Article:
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Exploring WCF - The Close vs Abort confusion

May 9, 2007

In my journey to explore the Windows Communication Foundation, I came across an issue that confused me at first but actually made some sense after spending half a day figuring things out.

In order to understand to try out fault contracts in WCF, I created a service like the following:

[ServiceContract()]
public interface IFaultService
{
    [OperationContract]
    [FaultContract(typeof(InvalidOperationException))]
    String CalculateSomeStuff();
}

[ServiceBehavior(InstanceContextMode = InstanceContextMode.PerCall)]
public class FaultService : IFaultService
{
    public String CalculateSomeStuff() 
    {
        throw new InvalidOperationException(
            "Invalid operation, dude.");
    }
}

After generating a proxy with svcutil, I created a console application that calls the service:

try
{
    using(FaultsServiceClient faultsServiceClient = new FaultsServiceClient())
    {
        String result = faultsServiceClient.CalculateSomeStuff();
        Console.WriteLine("Result: {0}", result);
    }
}
catch(FaultException<InvalidOperationException> ex)
{
    Console.WriteLine("------------------------------");
    Console.WriteLine("FaultException of type InvalidOperationException caught.");
    Console.WriteLine("------------------------------");
    Console.WriteLine(ex.ToString());
    Console.WriteLine("------------------------------");
}
catch(Exception ex)
{
    Console.WriteLine("------------------------------");
    Console.WriteLine("Exception caught of type: {0}.", ex.GetType().Name);
    Console.WriteLine("------------------------------");
    Console.WriteLine(ex.ToString());
    Console.WriteLine("------------------------------");
}

I expected that the code inside the first catch handler, for FaultException , would be executed. Instead the second catch handler, for Exception, caught an exception of type
CommunicationObjectFaultedException. I couldn't figure out what was happening, so I did a search on the MSDN forums. The first post I found was this one. Somewhere in the middle there is a reply from Madhu Ponduru where he states the following:

using() should only be used for non-production applications (POC, etc). Production apps should use the try {…Close();} catch (CommunicationException) {Abort();} catch (TimeoutException) {Abort();} paradigm that is being used in the latest SDK samples.

He says that the Abort method should be called instead of the Close method when the proxy is in a faulted state. Bye, bye using statement. That made me feel a bit frustrated. If you read a book on WCF (I've read the excellent Programming WCF Services from cover to cover), you can't help noticing the use of a using statement in order to ensure that an instance of a proxy class gets cleaned up properly. Also, the following can be found on page 207 of Programming WCF Services:

By default, all service-thrown exceptions fault the channel so that even if the client catches that exception, it cannot issue subsequent calls because those yield a CommunicationObjectFaultedException. The client can only close the proxy.

It clearly states that it is possible to close the proxy after it went into the fault state. Searching through the MSDN library, I found the following in the documentation for the CommunicationState enumeration:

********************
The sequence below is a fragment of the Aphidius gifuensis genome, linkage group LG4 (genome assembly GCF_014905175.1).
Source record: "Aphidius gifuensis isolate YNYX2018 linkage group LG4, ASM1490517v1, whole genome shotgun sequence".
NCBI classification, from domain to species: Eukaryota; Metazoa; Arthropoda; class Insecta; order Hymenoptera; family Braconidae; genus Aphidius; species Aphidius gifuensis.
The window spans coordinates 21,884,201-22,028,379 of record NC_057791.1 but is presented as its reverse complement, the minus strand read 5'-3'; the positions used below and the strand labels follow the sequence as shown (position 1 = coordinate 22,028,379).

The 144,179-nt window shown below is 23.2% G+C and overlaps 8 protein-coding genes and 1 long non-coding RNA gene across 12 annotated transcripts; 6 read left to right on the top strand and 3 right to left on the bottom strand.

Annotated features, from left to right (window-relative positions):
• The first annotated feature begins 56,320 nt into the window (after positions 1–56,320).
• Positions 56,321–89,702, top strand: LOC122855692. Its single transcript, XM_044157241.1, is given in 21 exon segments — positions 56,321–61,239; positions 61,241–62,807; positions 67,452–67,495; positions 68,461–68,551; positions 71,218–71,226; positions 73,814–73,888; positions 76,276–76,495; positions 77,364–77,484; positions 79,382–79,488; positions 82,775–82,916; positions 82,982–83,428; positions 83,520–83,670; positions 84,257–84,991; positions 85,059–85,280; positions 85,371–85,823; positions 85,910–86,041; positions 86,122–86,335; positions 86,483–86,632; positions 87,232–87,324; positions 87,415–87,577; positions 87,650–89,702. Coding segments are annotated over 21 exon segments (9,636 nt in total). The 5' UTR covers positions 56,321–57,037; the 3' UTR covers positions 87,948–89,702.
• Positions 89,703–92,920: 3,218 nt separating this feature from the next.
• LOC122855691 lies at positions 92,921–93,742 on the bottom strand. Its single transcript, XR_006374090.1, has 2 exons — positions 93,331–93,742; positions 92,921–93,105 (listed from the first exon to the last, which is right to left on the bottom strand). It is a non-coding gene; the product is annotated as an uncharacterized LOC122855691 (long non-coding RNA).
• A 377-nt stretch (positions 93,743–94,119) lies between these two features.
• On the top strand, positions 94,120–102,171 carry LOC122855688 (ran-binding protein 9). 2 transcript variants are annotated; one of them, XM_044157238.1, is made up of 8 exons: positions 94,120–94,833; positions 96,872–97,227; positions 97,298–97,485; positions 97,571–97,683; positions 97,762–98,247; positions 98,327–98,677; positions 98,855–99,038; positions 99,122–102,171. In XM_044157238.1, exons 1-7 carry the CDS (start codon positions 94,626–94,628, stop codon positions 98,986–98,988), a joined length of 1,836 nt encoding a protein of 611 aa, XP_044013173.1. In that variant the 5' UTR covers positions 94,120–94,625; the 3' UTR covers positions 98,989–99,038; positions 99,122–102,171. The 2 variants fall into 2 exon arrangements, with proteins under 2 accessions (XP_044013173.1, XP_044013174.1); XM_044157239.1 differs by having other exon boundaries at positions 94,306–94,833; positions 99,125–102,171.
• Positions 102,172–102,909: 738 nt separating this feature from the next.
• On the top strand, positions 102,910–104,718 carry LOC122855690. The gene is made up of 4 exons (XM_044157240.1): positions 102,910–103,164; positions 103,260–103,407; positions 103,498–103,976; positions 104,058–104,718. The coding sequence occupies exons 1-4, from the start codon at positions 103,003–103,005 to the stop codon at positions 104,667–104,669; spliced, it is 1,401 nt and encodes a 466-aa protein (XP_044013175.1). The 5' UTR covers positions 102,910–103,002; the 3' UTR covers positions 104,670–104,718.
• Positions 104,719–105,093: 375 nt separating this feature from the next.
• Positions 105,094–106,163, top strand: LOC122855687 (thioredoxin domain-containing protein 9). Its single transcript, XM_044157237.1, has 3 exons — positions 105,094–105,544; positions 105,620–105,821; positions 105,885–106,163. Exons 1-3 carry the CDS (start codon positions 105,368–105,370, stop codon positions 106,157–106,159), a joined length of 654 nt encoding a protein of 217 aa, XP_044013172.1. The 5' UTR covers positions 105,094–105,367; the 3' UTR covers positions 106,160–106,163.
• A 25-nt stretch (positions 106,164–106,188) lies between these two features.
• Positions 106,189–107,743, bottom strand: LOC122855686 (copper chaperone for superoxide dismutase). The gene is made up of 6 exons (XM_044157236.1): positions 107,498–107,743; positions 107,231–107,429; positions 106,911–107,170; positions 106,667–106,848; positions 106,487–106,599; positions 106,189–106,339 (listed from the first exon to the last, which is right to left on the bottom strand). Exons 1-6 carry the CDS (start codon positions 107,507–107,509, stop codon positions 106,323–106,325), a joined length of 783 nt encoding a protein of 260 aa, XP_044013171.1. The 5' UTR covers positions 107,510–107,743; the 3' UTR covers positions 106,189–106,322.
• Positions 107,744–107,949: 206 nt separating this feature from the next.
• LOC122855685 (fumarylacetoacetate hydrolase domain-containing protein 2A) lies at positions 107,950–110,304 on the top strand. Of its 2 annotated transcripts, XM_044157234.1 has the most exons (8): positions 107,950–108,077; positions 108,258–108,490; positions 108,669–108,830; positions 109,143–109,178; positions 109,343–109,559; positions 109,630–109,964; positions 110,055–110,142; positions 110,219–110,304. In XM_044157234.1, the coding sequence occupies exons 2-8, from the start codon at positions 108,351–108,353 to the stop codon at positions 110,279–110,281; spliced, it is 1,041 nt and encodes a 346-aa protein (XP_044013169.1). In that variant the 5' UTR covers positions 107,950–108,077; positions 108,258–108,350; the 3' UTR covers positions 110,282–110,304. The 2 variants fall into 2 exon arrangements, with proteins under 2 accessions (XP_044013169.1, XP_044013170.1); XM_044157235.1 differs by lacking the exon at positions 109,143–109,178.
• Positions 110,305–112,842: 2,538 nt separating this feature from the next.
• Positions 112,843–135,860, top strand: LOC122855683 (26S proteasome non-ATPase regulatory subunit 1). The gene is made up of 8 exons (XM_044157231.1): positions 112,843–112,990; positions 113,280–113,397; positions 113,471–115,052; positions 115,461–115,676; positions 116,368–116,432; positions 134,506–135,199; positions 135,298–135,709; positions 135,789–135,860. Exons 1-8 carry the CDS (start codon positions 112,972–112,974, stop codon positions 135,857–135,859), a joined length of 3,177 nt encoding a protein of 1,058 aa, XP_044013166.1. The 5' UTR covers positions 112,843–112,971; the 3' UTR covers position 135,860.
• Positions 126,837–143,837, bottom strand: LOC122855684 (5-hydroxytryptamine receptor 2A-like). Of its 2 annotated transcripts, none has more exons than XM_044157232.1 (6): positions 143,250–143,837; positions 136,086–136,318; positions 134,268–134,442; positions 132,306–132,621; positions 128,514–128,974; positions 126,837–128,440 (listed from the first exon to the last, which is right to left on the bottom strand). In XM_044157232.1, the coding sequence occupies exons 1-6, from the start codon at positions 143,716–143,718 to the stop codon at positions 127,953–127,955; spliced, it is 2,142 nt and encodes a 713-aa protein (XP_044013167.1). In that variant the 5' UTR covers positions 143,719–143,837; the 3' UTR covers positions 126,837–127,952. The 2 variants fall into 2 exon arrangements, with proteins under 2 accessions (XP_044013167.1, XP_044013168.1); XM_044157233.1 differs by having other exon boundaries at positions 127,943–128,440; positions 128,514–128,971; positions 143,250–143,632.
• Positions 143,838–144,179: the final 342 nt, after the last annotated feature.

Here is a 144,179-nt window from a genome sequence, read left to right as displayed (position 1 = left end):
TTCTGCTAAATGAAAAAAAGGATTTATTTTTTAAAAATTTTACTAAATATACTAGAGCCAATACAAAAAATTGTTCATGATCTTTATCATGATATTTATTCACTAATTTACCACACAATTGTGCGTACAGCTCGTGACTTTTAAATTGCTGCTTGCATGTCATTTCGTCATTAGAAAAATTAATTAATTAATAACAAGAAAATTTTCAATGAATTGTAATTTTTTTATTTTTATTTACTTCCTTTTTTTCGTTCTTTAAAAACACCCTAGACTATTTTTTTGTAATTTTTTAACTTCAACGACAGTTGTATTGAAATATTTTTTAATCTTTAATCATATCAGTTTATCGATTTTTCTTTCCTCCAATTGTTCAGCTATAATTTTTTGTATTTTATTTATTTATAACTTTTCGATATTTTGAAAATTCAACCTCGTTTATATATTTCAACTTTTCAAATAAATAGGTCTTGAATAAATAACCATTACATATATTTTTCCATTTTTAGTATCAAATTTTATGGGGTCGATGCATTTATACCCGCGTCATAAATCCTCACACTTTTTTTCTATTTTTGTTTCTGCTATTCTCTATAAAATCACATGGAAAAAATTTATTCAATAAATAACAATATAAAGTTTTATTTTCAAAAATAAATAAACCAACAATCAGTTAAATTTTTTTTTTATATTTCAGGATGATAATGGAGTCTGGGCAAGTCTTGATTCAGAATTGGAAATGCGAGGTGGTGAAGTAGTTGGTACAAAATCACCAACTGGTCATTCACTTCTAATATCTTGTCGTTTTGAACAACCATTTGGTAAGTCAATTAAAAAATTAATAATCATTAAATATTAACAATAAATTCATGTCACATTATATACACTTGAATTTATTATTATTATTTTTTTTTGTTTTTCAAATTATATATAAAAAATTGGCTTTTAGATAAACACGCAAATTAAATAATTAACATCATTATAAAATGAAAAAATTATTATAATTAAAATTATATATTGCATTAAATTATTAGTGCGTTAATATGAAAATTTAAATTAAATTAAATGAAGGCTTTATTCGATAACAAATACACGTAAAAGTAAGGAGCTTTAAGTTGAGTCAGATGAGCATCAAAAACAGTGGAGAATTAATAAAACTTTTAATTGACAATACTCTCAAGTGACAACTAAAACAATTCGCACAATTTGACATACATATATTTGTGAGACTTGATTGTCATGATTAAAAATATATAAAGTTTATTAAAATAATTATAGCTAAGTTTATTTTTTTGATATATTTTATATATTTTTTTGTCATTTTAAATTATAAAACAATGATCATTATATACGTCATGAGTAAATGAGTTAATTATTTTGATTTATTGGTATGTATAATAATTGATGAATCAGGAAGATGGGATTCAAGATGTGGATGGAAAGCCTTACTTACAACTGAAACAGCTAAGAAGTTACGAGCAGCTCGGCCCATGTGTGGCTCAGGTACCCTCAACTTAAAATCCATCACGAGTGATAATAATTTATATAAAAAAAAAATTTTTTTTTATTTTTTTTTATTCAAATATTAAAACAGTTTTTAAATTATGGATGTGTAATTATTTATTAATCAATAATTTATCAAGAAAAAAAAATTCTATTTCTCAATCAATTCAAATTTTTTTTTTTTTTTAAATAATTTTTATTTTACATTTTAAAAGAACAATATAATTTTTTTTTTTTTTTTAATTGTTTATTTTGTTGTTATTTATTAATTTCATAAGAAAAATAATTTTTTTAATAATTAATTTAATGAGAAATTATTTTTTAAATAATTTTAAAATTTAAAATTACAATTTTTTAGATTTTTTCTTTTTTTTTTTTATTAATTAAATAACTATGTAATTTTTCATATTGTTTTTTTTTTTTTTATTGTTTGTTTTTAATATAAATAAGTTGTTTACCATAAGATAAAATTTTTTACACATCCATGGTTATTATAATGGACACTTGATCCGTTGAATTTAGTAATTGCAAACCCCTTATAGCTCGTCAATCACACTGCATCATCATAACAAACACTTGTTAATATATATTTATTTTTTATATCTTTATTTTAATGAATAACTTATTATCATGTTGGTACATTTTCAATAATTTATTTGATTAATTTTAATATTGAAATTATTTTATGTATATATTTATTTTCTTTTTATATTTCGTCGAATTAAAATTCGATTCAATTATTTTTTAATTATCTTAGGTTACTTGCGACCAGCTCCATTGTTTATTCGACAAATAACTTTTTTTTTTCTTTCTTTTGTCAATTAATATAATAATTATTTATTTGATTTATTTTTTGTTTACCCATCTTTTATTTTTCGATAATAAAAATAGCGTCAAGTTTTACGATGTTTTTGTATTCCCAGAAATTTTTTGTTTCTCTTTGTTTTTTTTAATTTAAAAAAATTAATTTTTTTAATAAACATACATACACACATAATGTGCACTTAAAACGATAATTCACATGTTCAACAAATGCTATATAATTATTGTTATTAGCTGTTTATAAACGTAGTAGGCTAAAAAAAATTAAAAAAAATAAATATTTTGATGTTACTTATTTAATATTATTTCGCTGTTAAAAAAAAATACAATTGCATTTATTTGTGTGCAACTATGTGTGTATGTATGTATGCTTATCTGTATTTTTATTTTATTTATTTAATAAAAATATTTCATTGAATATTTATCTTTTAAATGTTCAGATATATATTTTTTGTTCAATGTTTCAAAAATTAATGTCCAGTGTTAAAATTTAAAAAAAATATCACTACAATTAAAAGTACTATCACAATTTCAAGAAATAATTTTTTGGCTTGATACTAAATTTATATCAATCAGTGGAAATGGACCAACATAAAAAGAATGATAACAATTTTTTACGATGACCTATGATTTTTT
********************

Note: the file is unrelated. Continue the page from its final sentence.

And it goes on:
An object in the Faulted state is not closed and may be holding resources. The Abort method should be used to close an object that has faulted. If Close is called on an object in the Faulted state, a CommunicationObject-FaultedException is thrown because the object cannot be gracefully closed.

When I looked at the Dispose method of the ClientBase class in Reflector, I found out that it simply calls the Close method. Because this implies that the Dispose method can throw an exception, it means that proxy classes should not be instantiated inside a using statement. I found the following in FWDG regarding exceptions thrown from the Dispose method of the IDisposable interface:

Avoid throwing an exception from within Dispose(bool) except under critical situations where the containing process has been corrupted. Users expect that a call to Dispose would not raise an  exception.

Is closing a WCF client proxy a critical situation where the containing process has been corrupted? Get some dog food over here ;-). Some further Googling on this matter delivered this post on the MSDN forums that explains a lot. I'm not going to put the whole explanation in here, but you should definitely give it read in order to understand why they shipped it as is. Erwyn van der Meer also gives a great explanation and provides a solution to this problem in this great post. Kudos!

I strongly believe that the WCF team did a great job on the first version of the Windows Communcation Foundation. Regarding this matter, I think they made two mistakes. First, they should have communicated this a little bit better and second I think it would be best that they just got rid of the IDisposable interface for the ClientBase class.

Oh well, too late for that now.

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Jan Van Ryswyck

Thank you for visiting my blog. I’m a professional software developer since Y2K. A blogger since Y2K+5. Curator of the Awesome Talks list. Past organizer of the European Virtual ALT.NET meetings. Thinking and learning about all kinds of technologies since forever.

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Thank you for visiting my website. I’m a professional software developer since Y2K. A blogger since Y2K+5. Curator of the Awesome Talks list. Past organizer of the European Virtual ALT.NET meetings. Thinking and learning about all kinds of technologies since forever.

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